The Museum periodically performs a thorough, physical check of all our objects. We open panels and cases and closely inspect each object for any sign of deterioration due to light, humidity, vibration, or just the march of time. We always hope there are no surprises.
But when conservator Robin O’Hern, gallery inventory coordinator Erin Ober, and their colleagues opened a large chamber in the Apollo to the Moon gallery, they got a shock; an acrid chemical smell.
What could cause such a smell? Robin O’Hern inspected the chamber, which contained a reconstructed camera with parts that had flown to the Moon during Apollo 16. Was the source of the smell degrading plastics or film, and was it causing corrosion to the metal components?
The camera’s gold-anodized magnesium alloy frame did not have corrosion visible on the surface. There was a battery case, but the batteries were long removed. No organic material could be found, but it did seem that the smell was strongest near the camera’s film transport canister.
While Robin inspected the object, Erin Ober searched the Museum’s records for the object and consulted with curators David DeVorkin and Jennifer Levasseur. Erin uncovered diagrams that indicated the film transport canister had flown to the Moon on the original camera in April 1972. The film transport mechanism was operated by astronaut John Young in a series of studies of the Earth’s outermost atmosphere, its “geocorona.” The canister was removed by the astronauts at the end of their mission. In 1992, the film transport mechanism was added to the camera that is now on display at the Museum—students at the Naval Research Laboratory helped clean and polish the camera and installed the film transport.
George Carruthers designed and built the original camera and film assembly. NASA called the device the "Lunar Surface Camera" or the "Far Ultraviolet Camera/Spectrograph." Its primary collecting system was a very sensitive 7.6-centimeter (3-inch) Schmidt camera that was mounted in an altitude-azimuth frame for access to the visible sky. It used electronographic amplification of the optical signal and recorded images and spectra on a roll of nuclear emulsion film that was fed by the film transport mechanism—the component on display at the Museum that was producing the worrisome aroma.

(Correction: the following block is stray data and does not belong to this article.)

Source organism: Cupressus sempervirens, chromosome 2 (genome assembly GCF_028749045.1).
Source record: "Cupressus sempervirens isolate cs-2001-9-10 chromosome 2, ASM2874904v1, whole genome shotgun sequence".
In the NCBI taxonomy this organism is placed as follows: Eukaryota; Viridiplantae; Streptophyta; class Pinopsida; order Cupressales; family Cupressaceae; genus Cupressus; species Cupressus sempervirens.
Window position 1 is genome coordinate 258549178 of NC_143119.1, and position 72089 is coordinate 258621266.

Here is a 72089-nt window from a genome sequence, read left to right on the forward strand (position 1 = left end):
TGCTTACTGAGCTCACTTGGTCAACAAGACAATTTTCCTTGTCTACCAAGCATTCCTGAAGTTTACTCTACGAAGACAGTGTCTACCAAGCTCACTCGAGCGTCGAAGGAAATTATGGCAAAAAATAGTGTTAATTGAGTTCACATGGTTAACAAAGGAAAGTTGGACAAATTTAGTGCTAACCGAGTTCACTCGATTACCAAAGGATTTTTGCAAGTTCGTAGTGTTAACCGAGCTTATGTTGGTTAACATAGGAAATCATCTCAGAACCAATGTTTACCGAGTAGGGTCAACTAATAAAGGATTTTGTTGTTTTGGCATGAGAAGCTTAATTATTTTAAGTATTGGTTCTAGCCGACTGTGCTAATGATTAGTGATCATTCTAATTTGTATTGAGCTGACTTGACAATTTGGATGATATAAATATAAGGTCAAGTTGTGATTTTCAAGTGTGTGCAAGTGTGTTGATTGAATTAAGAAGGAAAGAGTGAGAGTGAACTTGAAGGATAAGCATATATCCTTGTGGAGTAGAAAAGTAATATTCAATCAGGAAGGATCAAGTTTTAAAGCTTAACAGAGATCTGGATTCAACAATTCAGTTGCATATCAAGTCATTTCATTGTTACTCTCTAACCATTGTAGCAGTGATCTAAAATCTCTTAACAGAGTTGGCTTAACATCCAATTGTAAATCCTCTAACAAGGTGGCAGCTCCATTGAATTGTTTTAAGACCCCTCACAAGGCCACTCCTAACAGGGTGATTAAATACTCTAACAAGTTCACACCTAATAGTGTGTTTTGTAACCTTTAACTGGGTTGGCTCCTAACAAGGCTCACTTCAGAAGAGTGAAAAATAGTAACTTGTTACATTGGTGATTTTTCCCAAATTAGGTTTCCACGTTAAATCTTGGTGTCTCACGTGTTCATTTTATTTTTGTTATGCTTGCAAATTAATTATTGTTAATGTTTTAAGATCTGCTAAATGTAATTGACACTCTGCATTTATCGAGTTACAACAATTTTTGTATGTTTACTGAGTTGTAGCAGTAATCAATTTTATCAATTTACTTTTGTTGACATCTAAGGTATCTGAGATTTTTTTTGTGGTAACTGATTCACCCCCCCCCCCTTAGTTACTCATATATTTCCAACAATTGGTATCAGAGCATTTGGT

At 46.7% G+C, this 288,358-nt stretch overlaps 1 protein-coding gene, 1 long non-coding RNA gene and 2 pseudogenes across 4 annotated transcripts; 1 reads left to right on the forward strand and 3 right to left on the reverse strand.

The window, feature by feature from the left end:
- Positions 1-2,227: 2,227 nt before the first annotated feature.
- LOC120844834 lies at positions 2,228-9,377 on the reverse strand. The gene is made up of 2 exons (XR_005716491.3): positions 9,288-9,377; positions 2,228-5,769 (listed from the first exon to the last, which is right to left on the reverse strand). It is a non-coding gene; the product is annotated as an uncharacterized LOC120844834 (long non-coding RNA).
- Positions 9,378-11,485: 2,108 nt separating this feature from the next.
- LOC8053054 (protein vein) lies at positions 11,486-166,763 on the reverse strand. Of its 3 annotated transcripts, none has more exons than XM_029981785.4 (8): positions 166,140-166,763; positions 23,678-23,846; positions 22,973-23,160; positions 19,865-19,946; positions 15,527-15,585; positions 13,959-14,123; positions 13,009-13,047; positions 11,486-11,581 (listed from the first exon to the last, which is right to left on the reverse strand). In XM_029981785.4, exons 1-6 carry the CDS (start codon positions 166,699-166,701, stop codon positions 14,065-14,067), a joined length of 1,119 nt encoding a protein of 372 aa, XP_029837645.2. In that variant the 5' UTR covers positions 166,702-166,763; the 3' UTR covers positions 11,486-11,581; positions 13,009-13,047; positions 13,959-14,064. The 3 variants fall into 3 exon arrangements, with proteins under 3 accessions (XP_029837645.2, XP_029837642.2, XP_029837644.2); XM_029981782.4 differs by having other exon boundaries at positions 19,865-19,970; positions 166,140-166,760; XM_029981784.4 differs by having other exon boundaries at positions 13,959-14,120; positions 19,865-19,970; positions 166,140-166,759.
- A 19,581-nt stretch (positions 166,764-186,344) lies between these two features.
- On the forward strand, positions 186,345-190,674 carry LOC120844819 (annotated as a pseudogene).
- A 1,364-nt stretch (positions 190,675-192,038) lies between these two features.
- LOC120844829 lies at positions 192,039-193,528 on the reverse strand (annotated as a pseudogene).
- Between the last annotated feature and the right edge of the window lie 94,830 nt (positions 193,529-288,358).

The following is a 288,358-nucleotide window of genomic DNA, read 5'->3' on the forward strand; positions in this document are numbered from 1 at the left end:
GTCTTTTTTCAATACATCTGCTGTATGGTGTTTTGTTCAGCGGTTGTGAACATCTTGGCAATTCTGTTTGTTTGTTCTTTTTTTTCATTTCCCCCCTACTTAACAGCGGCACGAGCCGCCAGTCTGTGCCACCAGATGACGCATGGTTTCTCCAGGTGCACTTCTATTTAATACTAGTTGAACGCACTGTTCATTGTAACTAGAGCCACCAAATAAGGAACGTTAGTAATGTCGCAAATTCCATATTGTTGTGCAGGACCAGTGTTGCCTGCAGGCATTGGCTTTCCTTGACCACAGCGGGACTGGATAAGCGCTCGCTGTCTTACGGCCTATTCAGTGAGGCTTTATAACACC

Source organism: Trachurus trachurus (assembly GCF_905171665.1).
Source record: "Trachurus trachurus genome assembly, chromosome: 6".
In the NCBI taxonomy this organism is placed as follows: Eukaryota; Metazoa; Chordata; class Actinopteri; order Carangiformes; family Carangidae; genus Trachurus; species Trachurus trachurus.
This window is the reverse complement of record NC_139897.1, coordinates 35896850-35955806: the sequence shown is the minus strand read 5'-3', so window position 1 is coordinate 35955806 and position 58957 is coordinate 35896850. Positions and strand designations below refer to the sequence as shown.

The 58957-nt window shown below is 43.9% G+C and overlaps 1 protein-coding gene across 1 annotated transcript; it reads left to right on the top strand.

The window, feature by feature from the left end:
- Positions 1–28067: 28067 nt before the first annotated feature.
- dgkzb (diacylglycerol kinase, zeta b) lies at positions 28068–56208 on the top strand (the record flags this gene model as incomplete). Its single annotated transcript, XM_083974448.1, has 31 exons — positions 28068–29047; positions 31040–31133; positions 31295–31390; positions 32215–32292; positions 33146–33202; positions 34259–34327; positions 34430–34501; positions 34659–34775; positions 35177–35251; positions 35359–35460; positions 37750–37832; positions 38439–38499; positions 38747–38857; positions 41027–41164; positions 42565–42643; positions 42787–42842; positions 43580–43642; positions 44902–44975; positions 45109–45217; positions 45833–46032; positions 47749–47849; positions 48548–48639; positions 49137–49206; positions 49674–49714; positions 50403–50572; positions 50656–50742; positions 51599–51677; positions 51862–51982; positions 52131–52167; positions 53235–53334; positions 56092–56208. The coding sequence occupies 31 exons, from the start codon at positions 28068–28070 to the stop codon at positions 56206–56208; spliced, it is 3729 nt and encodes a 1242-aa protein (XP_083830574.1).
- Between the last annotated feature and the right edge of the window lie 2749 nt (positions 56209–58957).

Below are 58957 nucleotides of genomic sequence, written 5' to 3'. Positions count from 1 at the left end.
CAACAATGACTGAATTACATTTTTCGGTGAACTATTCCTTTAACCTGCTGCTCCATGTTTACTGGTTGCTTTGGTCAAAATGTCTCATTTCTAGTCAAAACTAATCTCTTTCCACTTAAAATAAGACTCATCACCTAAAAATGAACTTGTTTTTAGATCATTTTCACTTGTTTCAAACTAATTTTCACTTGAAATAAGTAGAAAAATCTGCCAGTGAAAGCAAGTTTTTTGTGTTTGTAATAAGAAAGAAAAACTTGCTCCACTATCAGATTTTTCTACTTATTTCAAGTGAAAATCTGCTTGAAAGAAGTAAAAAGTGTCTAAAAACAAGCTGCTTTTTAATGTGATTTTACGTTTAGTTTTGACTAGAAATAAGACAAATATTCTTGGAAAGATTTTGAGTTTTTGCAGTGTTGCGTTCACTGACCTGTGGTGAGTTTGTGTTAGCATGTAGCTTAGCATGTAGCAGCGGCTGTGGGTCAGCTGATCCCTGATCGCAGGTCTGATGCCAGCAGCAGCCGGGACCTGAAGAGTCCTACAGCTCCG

Could the camera still have film inside? If it did have film, where would that film be? The team—curators David DeVorkin and Jennifer Levasseur; conservators Lisa Young, Malcolm Collum, and Robin; and registrar Erik Satrum—decided to remove the film transport from the object so that it could be investigated at the Emil Buehler Conservation Laboratory at the Steven F. Udvar-Hazy Center in Chantilly, Virginia. While there, Robin photographed, researched, and wrote about its construction and condition.
Angelina Callahan at the Naval Research Laboratory along with engineers John J. Hardgrove and Timothy D. Seeley of Lakenheath Electronics Design, agreed to help us investigate whether film was still present in the film transport. They also agreed to visit our laboratory when the camera was ready to be opened and help us make sure nothing historical was damaged in the process. We would have loved to have George Carruthers visit and help too, but he was not available.
When the time came, John, Tim, and Angelina brought their tools along with years of experience. We were all excited to open the film transport to find out what was inside. Would the metal components be completely corroded from exposure to the organic vapors that make up that peculiar smell? Would there be film inside? Tim and John carefully removed outer sections of the camera using the tools they’d brought. Robin recorded the location of each screw and panel and carefully made sure everything was accounted for. For the small hardware, she prepared a foam sheet that would secure and preserve nuts, bolts, and washers pressed into it. Later, Robin would annotate images of the object to record the order of disassembly and the location of hardware.
When John and Tim opened up the last panel to reveal the interior, we were surprised, and relieved, to see that there was only minimal corrosion and that no film was present. The interior of the film transport had four magnesium alloy film spools mounted on stainless steel rods. There were rectangular areas of adhesive residue on two of the film spools from the tape originally used to secure the film in place. The interior cavity was painted matte black over a red primer, possibly a RTV rubber (room temperature vulcanized silicone). Some of the components were made of a black plastic, later identified as Delrin.